Directing power to the motors is a fan cooled LanSu electronic speed controller. This ESC is designed for rock crawlers and uses an electronic brake system to hold the vehicle in place on inclines. The ESC specs below were taken directly from the website.
The included 7.2v 1500mAh NiMH battery fits nicely in the battery compartment located in the base of the chassis. Having the weight of the battery at the bottom of the chassis will help the crawlers ability to climb and maneuver inclines with more stability.
The battery is held in place by a u-shaped rod which pivots at one end and is bent at the other to fit into two small holes at the bottom of the chassis. This rod which is called the battery retainer clasp holds the battery effectively, although it does tend to be a little difficult to disengage at times.
A wall charger is also included with the Rockslide but I recommend buying a descent inexpensive peak charger for better control. The included charger has an output rate of DC 7.2v with 500mA and is of course UL® approved.
The four link suspension has loads of smooth articulation thanks to the uniquely designed upper links. The two upper links join into one pivot point for smooth movement. The parallel bottom links also act as lower shock mounts, thanks to four plastic clamps. This design makes adjusting ride height very easy and allows you to make minute increment adjustments.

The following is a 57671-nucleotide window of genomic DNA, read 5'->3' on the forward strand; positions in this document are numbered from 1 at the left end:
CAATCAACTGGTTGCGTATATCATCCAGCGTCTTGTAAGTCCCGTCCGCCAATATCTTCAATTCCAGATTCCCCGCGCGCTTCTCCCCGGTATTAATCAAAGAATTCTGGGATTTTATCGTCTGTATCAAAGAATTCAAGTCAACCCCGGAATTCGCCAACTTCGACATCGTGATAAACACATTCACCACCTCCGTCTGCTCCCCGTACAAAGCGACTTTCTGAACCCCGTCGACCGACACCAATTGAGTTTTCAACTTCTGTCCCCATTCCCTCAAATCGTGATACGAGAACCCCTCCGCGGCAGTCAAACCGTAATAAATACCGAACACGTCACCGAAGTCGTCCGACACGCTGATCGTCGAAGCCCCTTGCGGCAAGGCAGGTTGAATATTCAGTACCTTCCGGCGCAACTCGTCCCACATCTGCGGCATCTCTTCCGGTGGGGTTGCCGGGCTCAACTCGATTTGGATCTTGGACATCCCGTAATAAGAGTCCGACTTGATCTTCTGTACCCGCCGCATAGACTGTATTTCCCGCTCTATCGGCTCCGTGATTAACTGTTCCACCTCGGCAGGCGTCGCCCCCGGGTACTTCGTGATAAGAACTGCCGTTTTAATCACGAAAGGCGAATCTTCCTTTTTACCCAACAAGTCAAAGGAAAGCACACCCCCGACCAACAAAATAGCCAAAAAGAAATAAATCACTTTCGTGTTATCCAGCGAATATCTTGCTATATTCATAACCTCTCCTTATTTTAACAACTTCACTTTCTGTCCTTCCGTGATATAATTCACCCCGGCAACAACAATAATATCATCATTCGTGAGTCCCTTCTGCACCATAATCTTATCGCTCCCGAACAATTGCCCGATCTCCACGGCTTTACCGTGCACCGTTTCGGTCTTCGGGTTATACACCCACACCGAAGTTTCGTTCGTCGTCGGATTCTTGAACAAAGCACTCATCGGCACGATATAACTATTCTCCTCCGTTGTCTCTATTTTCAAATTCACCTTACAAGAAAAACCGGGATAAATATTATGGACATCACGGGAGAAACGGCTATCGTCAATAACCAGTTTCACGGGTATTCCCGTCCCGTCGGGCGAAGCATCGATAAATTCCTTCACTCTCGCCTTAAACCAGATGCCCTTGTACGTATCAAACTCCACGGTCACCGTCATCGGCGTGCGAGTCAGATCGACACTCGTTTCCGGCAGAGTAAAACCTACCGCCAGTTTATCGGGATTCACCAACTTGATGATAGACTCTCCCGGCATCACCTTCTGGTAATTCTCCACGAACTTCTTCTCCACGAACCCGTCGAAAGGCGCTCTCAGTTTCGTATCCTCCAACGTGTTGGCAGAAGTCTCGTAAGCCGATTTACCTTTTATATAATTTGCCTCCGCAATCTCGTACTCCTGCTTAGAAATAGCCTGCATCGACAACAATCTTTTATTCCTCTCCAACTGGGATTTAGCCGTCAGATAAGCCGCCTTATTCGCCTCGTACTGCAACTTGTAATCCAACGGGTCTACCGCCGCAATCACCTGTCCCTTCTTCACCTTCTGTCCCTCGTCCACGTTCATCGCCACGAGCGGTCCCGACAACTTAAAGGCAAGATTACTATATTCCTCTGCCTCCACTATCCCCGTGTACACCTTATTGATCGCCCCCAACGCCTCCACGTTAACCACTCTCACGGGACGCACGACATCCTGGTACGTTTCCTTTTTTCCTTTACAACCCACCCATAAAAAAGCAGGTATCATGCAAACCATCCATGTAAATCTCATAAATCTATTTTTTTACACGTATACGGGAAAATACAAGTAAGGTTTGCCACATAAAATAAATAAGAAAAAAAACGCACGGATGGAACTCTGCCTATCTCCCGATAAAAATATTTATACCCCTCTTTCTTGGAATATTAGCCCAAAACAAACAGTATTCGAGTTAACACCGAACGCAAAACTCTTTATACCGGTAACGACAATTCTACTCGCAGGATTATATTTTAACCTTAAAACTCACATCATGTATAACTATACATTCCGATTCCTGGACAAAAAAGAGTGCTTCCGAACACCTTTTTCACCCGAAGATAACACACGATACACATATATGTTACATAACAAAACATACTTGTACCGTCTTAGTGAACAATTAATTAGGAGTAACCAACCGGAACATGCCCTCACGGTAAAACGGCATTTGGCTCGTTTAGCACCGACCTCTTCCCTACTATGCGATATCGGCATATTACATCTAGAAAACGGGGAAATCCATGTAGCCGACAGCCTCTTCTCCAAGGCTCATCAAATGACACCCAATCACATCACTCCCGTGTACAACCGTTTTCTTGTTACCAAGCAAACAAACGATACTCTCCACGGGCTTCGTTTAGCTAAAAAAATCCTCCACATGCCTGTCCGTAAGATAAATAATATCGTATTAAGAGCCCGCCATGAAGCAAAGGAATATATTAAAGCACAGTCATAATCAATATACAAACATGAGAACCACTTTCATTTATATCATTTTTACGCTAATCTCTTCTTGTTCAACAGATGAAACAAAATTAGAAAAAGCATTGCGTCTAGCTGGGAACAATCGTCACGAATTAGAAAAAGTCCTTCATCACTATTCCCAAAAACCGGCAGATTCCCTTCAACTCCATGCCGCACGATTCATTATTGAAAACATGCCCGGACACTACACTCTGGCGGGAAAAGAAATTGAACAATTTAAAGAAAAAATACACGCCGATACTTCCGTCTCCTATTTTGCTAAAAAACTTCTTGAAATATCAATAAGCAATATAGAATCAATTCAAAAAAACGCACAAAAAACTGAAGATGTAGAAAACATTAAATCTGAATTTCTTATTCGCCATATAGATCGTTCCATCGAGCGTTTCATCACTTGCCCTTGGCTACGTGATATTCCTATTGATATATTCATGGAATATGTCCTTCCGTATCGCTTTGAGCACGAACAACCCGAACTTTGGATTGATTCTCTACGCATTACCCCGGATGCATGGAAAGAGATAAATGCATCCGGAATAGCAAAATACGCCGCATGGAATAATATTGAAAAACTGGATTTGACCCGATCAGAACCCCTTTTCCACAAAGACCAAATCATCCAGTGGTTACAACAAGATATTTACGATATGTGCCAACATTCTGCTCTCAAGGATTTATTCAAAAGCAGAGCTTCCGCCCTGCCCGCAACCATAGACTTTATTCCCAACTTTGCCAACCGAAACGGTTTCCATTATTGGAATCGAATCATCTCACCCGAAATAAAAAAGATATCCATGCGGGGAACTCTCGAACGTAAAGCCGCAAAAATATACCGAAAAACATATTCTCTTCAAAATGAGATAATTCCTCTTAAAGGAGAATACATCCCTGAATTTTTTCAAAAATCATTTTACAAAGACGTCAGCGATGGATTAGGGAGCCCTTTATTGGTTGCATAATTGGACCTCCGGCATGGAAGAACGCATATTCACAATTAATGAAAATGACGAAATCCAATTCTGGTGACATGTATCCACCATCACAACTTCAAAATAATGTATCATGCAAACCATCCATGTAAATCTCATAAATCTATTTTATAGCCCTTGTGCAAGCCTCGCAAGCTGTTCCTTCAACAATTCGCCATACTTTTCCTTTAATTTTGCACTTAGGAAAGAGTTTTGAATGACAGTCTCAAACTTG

The oil filled shocks are plastic bodied with aluminum top and bottom caps. You can change performance by mounting the tops of the shocks in one of many different mounting holes.
All the links are aluminum which should minimize breakage. A feature that is much appreciated on such an affordable RTR vehicle like the Rockslide RS10.
Performance & Handling
I found the perfect place to test drive the RedCat Racing Rockslide RS10. It’s an old rock crawler course that is rarely used anymore. Perfect!
Before I could go have fun I need to charge the battery. I used my dynamite vision peak 2 charger instead of the included charger because I like to see the progress of the charge. The included wall charger does charge at a rate of 500mA, but there’s no way of telling how close you are to being done.
Once the vehicle was charged and eight AA batteries were installed into the transmitter, I was ready to rock.
I set the RS10 at the foot of the first obstacle and applied a little throttle. The throttle is smooth and the truck has a good throttle response.
Once the front wheels were on the large boulder, I tried to creep up and over but the crawler went head over heels. The approach I needed to take required a bit more momentum. I crawled the front wheels onto the boulder, I goosed it, and the truck hopped onto the rock. Sweet!
It didn’t take long for me to get accustomed to how the RS10 likes to be driven. Some obstacles needed to be crept over and others required some testosterone. I was having a blast!